Giving priority to physical connectivity the countries will need to identify realistic and achievable infrastructure projects to boost physical connectivity. It is significant that each country is expected to come up with a joint study report proposing concrete projects and financing modalities before the next meeting of the BCIM in June 2014 in Bangladesh. It is hoped that before the holding of the third joint study meeting in India towards end of 2014 the BCIM countries will come-up with an agreed cooperation framework including modalities for financing projects; this should pave the way for the practical work to begin on the ground. The proposed cooperation framework is expected to include concrete proposals for developing multi model transport, such as road-rail, water ways and air ways, joint power projects and telecommunication networks.
BCIM nations have drawn up specific plans emphasizing the need to quickly improve the physical and connectivity of the region. The corridor, it was agreed, will run from kunming to Kolkata , linking Mandalay in Myanmar as well as Dhaka and Chittagong in Bangladesh . The plan would "advance multi-model connectivity, harness the economic complementarities, promote investment and trade and facilitate people to people contacts", the four nations said following joint study group session.
Officials indicated that the improving road network is expected to be the priority. The holding of the first BCIM car rally from Kolkata to Kunming via Dhaka and Mandalay held in December last year was intended to highlight the importance of road connectivity.
The North East region of India due to topographic and geo strategic locations, significant improvement of connectivity would have positive gains for Bangladesh and the North East region including through people to people contacts, trade, investments and cultural exchanges. Restoring pre partition linkages of land, river and transit routes; reactivating trade into Tibet Autonomous Region (TAR) of China; linking Bhutan, Nepal and Myanmar should give important boost to Sub regional cooperation. It is important to note that the North East region share 98% of its borders with the neighbouring countries of Bhutan, Nepal, China, Bangladesh and Myanmar. Eventually wider integration involving Bangladesh, SAARC, ASEAN,BIMSTEC and China would contribute to a stronger BCIM.
The BCIM project is an important part of the objectives of Beijing and Delhi to open up their landlocked regions to the neighbouring countries of Bangladesh and Myanmar. As is known the Yunan province of China is a landlocked region. BCIM, through its economic corridor and connectivity could facilitate China to give access to the sea to its south west province. This is a relatively poor and backward region far off from the costal areas of the east which needs to be developed. Similarly India's landlocked north east region has lagged behind compared to other parts of the country. Integration of the north east region with the neighbouring countries of Bangladesh Myanmar and China through border trade and connectivity would foster greater economic development and other benefits to the region.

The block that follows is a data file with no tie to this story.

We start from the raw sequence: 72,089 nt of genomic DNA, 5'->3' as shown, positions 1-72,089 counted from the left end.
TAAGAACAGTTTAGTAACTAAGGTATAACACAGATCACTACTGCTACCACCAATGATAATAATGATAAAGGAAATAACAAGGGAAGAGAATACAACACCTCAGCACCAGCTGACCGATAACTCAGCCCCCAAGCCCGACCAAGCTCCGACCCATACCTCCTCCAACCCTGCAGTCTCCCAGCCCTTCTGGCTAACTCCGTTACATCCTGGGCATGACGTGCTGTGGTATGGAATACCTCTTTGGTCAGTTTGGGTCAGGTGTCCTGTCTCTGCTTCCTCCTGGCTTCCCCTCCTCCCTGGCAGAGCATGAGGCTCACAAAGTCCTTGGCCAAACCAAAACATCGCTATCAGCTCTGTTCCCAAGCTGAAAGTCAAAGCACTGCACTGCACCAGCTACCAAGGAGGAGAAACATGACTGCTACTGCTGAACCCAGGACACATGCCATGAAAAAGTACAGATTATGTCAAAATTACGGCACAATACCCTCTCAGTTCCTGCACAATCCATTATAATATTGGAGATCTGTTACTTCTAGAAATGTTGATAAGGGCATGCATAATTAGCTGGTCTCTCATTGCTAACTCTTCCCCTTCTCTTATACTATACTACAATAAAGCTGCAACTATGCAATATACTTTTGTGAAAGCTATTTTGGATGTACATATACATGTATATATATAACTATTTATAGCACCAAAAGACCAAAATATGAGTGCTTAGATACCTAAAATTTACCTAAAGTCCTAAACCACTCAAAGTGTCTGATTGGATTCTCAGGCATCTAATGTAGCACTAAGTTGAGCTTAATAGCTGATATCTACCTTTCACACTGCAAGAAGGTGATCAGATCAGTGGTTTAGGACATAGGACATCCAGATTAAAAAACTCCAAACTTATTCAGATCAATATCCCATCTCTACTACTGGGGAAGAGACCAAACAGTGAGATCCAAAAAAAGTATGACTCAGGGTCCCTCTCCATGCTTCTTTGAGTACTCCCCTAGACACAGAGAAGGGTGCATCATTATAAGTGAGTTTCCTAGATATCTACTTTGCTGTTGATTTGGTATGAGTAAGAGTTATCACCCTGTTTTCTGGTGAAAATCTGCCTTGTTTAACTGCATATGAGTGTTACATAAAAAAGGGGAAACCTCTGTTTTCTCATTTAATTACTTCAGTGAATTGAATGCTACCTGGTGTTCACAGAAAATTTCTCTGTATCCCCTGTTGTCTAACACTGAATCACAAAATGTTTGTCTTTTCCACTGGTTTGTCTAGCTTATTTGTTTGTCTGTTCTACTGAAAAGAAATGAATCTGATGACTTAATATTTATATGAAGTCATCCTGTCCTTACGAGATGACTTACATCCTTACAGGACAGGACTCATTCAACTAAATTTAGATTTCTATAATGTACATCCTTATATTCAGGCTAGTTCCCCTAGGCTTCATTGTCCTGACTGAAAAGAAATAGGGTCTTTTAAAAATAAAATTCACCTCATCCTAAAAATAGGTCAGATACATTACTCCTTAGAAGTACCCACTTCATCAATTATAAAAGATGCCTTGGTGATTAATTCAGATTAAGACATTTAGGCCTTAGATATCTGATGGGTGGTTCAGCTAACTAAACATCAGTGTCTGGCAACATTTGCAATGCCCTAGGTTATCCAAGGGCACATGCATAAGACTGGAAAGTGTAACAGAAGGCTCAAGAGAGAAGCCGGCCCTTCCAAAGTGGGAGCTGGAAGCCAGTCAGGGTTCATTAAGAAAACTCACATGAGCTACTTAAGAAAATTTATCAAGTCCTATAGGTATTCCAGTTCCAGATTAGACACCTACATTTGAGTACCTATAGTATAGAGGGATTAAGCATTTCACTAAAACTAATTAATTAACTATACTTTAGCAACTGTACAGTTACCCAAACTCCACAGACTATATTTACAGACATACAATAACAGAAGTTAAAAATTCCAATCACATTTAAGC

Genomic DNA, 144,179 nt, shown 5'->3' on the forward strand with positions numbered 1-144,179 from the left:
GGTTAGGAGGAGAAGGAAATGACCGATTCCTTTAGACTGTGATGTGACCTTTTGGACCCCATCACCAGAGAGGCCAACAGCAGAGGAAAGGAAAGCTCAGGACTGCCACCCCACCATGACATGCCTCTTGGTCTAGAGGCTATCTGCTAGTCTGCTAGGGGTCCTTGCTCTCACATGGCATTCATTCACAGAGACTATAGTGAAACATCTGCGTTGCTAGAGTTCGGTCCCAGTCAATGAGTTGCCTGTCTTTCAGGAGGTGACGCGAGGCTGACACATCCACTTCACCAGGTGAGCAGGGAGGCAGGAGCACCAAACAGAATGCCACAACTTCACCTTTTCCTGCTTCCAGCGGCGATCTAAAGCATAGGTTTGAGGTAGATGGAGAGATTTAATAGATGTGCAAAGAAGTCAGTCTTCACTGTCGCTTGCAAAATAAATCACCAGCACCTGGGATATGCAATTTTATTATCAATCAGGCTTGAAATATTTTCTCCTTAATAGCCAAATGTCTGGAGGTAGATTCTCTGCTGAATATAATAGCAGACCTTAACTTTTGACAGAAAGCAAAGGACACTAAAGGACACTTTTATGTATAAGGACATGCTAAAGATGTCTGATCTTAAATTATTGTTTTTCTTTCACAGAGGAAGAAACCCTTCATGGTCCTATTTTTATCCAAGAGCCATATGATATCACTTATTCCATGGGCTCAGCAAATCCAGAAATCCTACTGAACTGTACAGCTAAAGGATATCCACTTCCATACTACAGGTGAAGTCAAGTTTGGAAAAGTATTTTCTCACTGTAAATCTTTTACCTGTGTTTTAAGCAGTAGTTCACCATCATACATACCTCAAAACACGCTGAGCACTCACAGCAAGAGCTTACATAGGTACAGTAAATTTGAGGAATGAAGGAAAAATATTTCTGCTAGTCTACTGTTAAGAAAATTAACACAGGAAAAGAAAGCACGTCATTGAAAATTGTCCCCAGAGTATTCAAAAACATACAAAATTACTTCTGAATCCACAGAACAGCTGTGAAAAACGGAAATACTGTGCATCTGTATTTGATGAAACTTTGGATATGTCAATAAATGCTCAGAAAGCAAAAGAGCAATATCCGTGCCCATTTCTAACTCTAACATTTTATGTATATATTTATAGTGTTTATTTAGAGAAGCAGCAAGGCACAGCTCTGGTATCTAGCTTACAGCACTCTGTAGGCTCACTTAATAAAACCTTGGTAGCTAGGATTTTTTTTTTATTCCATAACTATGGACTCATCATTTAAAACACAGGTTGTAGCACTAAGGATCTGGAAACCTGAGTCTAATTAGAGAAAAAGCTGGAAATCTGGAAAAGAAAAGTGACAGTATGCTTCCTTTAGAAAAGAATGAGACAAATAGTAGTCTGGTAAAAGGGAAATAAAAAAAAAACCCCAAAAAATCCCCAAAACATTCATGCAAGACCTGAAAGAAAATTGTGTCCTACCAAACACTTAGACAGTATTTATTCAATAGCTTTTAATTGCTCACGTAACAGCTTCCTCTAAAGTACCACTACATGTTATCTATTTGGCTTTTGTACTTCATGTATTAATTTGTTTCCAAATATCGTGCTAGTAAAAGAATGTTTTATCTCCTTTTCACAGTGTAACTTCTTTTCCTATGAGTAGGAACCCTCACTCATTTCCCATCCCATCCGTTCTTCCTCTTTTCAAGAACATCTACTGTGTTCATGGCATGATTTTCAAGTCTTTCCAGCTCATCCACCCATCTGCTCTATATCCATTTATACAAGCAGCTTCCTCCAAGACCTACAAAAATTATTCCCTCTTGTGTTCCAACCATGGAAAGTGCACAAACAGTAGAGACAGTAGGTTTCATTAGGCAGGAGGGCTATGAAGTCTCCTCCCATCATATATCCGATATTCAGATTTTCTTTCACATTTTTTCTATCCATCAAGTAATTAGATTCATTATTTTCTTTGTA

Some experts feel that the progress of the BCIM is slow and inadequate. However, one has to take into account the magnitude and complexity of the undertaking both in the context of the past and the current ground realities. Combined political will of the leadership of the BCIM, active role of the nongovernmental organization, with the civil society and the media are vital to its success.
Strengthening bilateral friendly relationship and widening the scope of cooperation including resolution of the outstanding issues among the BCIM countries should pave the way for a viable and strong BCIM.
Bangladesh-China: There is a large potential for giving greater depth, dynamism and widening the scope of bilateral cooperation and friendly relationship between Bangladesh and China which needs to be fully tapped. China's economic prowess, among others could greatly assist in Bangladesh's transition from an under developed to a middle income and developed economy.We should seek China's financial,technological support and assistance, among others,for building our much needed physical, economic and social infrastructures. In particular with joint collaboration of China, India, other Development partners and agencies to build the Deep-sea port, direct road and rail connectivity between Bangladesh and china and for overcoming through trilateral cooperation the crisis of water, energy, food, agriculture and climate change. In this context there is need for serious follow-up action on visit of the Governor of the Yunan province Qin Guan Grang to Bangladesh at the invitation of Prime Minister Sheikh Hasina which took place in 2010.
From diplomatic perspective the forth coming Indian election is crucial; In case of change of government in Delhi it is hoped that the political will and commitment to the BCIM demonstrated by Indian Prime Minister MANMOHAN SINGH would continue.